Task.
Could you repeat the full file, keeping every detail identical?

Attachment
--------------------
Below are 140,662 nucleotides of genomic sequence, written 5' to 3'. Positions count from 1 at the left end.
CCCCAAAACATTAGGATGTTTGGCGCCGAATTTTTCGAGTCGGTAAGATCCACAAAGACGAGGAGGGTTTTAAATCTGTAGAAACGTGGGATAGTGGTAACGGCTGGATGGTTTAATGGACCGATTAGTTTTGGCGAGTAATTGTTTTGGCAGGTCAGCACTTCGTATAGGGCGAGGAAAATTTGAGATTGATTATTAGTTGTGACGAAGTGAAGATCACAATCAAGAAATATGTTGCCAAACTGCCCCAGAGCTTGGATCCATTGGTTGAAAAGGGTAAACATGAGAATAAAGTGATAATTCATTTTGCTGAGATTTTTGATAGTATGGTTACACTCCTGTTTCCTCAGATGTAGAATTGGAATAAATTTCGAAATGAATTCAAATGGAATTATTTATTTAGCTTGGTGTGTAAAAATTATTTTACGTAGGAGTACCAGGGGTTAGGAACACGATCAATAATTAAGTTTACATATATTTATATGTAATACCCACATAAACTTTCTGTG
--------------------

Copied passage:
Below are 140,662 nucleotides of genomic sequence, written 5' to 3'. Positions count from 1 at the left end.
CCCCAAAACATTAGGATGTTTGGCGCCGAATTTTTCGAGTCGGTAAGATCCACAAAGACGAGGAGGGTTTTAAATCTGTAGAAACGTGGGATAGTGGTAACGGCTGGATGGTTTAATGGACCGATTAGTTTTGGCGAGTAATTGTTTTGGCAGGTCAGCACTTCGTATAGGGCGAGGAAAATTTGAGATTGATTATTAGTTGTGACGAAGTGAAGATCACAATCAAGAAATATGTTGCCAAACTGCCCCAGAGCTTGGATCCATTGGTTGAAAAGGGTAAACATGAGAATAAAGTGATAATTCATTTTGCTGAGATTTTTGATAGTATGGTTACACTCCTGTTTCCTCAGATGTAGAATTGGAATAAATTTCGAAATGAATTCAAATGGAATTATTTATTTAGCTTGGTGTGTAAAAATTATTTTACGTAGGAGTACCAGGGGTTAGGAACACGATCAATAATTAAGTTTACATATATTTATATGTAATACCCACATAAACTTTCTGTG